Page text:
Loneliness after a divorce or the death of a spouse is common. Even those who at one time promised themselves they would never pursue a romantic relationship again may find themselves yearning for companionship.
Finding love a second time can make you feel most fortunate. However, a second marriage later in life comes with certain complications, especially if you already have children. Even if your children have already moved out of the house and live on their own, your new marriage could have drastic implications for their future.
When you remarry, your spouse will have a stronger claim to an inheritance than your children do. What steps can you take to prevent a remarriage from eliminating the inheritance you want to leave for your children?
Talk about the issue before you get married
The simplest solution to the possible impact of a second marriage on the inheritance rights of your children is a prenuptial agreement. Your spouse can agree in writing to the terms you have already set in your estate plan.
For example, you can establish that your house remains your separate property, although they can live there until they die. However, they cannot refinance, sell or give away the property, as the ownership rights will pass to your children when you die.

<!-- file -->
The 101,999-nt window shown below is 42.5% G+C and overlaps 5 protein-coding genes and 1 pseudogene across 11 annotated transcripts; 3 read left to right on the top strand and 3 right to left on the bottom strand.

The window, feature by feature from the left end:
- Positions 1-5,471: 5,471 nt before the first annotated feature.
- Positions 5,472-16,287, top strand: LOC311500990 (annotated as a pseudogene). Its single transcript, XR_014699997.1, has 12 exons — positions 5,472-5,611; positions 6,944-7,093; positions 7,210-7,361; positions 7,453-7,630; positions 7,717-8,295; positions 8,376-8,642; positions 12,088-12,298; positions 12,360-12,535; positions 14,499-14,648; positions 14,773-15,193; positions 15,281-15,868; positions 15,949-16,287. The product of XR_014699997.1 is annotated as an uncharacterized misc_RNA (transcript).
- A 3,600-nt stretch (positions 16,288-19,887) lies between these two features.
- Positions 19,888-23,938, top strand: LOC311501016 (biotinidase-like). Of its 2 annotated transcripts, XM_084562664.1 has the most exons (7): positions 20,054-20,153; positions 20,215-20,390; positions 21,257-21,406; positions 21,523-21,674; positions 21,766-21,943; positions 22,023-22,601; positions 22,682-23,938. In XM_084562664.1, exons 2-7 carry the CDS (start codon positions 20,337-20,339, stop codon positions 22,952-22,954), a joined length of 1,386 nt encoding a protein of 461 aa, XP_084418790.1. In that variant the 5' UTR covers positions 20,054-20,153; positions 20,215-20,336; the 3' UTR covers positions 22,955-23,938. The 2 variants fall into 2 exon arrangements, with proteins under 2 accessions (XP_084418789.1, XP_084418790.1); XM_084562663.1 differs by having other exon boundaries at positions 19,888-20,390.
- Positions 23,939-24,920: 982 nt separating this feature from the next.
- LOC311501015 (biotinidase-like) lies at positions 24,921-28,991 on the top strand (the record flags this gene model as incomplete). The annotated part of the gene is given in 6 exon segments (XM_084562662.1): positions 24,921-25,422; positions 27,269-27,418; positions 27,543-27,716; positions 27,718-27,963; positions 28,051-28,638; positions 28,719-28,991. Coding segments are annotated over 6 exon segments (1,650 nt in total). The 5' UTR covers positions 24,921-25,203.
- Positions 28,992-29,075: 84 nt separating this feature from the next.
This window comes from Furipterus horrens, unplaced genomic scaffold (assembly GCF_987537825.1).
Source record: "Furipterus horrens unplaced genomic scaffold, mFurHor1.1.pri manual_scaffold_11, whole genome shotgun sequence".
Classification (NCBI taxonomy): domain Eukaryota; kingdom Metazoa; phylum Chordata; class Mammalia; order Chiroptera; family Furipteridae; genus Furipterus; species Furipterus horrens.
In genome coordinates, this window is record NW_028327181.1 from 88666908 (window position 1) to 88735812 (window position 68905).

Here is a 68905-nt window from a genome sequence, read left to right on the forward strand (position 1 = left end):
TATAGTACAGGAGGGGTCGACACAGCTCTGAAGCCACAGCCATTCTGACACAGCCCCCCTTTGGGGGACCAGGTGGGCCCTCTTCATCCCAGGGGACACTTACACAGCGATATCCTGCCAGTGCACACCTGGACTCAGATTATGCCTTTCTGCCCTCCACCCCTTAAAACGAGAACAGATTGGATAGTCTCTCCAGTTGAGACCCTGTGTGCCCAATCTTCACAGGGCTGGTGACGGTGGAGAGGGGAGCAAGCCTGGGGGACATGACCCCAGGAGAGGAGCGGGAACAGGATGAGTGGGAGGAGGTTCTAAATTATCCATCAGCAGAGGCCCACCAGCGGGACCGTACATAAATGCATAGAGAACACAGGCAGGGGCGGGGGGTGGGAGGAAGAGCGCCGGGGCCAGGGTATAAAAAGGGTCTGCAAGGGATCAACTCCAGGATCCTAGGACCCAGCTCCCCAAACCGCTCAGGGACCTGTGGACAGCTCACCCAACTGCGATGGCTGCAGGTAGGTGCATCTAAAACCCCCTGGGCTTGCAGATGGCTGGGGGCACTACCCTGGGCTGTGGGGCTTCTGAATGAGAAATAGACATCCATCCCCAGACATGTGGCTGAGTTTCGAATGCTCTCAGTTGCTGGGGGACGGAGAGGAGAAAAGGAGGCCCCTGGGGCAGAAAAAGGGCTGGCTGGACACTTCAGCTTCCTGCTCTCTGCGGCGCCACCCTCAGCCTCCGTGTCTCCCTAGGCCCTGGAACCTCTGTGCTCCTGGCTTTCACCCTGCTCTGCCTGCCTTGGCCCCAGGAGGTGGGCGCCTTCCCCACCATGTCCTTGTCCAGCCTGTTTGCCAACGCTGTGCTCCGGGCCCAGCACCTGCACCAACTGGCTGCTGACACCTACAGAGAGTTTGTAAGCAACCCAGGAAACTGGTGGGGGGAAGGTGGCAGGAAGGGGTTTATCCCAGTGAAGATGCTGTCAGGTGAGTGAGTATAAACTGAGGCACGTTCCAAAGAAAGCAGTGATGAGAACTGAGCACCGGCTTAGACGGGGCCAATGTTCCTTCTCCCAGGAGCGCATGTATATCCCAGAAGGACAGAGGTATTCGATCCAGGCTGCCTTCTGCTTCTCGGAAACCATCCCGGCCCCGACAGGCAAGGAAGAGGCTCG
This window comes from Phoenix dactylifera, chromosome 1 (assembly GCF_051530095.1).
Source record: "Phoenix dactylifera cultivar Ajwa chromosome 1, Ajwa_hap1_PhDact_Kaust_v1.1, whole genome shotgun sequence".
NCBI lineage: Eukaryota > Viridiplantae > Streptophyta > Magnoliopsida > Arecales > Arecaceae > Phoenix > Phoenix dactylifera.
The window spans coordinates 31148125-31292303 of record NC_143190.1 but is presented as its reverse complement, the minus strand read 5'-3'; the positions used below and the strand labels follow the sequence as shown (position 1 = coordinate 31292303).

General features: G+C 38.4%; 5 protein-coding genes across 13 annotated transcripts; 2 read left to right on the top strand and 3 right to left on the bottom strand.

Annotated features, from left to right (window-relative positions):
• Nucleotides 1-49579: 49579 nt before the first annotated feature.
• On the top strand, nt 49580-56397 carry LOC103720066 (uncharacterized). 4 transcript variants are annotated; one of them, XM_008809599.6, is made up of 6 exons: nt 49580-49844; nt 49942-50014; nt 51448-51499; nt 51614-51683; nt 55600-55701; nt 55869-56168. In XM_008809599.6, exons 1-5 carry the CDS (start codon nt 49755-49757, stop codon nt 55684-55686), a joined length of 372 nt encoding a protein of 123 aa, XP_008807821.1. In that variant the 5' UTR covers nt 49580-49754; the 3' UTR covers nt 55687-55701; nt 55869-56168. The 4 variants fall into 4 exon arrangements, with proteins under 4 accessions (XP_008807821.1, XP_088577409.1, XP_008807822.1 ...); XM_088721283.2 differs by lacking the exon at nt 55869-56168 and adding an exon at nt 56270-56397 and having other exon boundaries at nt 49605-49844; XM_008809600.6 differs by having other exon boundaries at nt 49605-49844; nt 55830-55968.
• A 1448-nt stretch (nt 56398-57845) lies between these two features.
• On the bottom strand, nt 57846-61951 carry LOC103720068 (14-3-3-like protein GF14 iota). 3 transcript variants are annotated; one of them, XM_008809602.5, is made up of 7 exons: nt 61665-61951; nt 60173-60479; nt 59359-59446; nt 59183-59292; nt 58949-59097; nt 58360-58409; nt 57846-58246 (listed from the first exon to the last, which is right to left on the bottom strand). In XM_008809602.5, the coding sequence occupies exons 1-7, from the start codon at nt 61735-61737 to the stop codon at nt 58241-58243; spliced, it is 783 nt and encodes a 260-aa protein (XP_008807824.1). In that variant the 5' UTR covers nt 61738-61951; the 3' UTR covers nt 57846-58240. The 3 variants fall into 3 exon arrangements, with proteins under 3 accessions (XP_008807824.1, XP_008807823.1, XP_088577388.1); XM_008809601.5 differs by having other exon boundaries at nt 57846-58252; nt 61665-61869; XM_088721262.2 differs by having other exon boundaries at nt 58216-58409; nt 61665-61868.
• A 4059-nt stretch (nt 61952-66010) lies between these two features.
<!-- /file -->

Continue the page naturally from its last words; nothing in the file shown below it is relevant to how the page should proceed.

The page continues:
You might want to designate certain assets like financial accounts or ownership interest in a business as the legacy for your children. Your spouse should know going into the marriage which assets will be marital property that they can inherit and which will remain the separate property of your children.
Make sure your spouse receives equal consideration in the contract
When you remarry, you may have far more assets than your spouse does, but that doesn’t mean you can execute a truly one-sided prenuptial agreement. If your contract only protects your property and does nothing for your spouse, they might be able to challenge that document after you die and lay claim to the assets you wanted to protect for your children.
To prevent claims of an unconscionable or unethical prenuptial agreement, you need to offer something of valuable consideration to your future spouse. Understanding the rules for prenuptial agreements will make it easier to draft one that protects you when you remarry.